One Cup or Two?
Cupping is a technique that has been around for millenia, in cultures worldwide, dating back at least 5000 years. There are written records of its use in Egypt, China, Greece, and even in the Islamic culture. It is a technique that uses cups placed over the body with a little negative pressure. The cups can even be dragged to produce an “upside down massage” that lifts rather than compresses. It can treat deep myofascial problems as well as pain and other inflammatory disorders. It had not been popular in the U.S. due to the marks that it leaves on the body…until now.
Michael Phelps, the world’s most decorated swimmer of all time, popularized cupping in the recent Rio Summer Olympics as he bared his chest revealing the blood-red dots over his shoulders and arms. Well, that was it. Cupping immediately became sensationalized. Overnight, news agencies–local, national, and international—featured interviews and demonstrations on cupping and the marks it branded on its patients. These marks were what once made cupping “taboo”, but now they have become the trendiest therapeutic “body art”. These marks, often viewed as “bruises”, were associated with perceived pain and injury. But they are actually NOT bruises resulting from damaged blood vessels and extravasation of blood into the soft tissues. Rather, they are signs of stagnation of blood, qi (energy), fluids, and toxins embedded in the soft tissues that are drawn out by the negative pressure of the suction. The cups typically stay on the body for 5 to 15 minutes. The patient typically feels a light pressure that is relaxing and invigorating, and literally, uplifting. When the cups are removed, there can be round marks left behind that vary in color from clear light yellow lymph, to red or deep purplish blood. These marks can be either flat or even raised blisters. It is the characteristics of these marks that are most fascinating as they reflect the underlying condition of the patient, and can be used in diagnosis for further treatments utilizing acupuncture and even herbs.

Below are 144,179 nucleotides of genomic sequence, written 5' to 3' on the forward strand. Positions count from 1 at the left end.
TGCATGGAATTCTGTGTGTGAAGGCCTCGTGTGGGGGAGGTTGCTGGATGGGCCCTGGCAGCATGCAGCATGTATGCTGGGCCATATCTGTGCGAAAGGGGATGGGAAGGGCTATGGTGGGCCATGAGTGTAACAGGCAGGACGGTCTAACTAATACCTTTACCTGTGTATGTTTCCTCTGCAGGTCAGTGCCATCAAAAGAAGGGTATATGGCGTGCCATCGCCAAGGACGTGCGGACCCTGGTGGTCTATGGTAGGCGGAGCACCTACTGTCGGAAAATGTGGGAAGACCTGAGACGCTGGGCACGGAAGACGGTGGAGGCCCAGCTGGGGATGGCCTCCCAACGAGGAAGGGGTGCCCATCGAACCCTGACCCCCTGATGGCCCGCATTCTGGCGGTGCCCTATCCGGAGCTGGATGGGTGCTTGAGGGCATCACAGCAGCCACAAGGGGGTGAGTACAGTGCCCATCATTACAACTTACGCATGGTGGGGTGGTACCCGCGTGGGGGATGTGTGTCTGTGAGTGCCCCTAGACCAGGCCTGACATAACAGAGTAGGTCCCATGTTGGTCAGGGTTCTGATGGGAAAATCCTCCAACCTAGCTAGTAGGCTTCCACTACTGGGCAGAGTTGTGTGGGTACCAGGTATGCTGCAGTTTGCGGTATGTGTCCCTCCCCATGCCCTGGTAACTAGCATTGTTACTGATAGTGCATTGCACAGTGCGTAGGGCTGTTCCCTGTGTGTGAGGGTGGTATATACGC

I practiced cupping years ago, but had put away my glass cups as I had very few takers due to the marks left on the skin. Now, cupping is all for the taking! The “marks” are “in”! More people are wanting to try cupping and be “branded”, just like Michael Phelps. I actually hear sighs of disappointment when the marks are not as vivid or intense as what patients had hoped for, compared to what they saw on TV. Go figure! Well, far be it for me to disappoint a patient. I am happy to oblige, to leave my mark. My only question is, “one cup or two”?
By Judy Lui, MD, DOM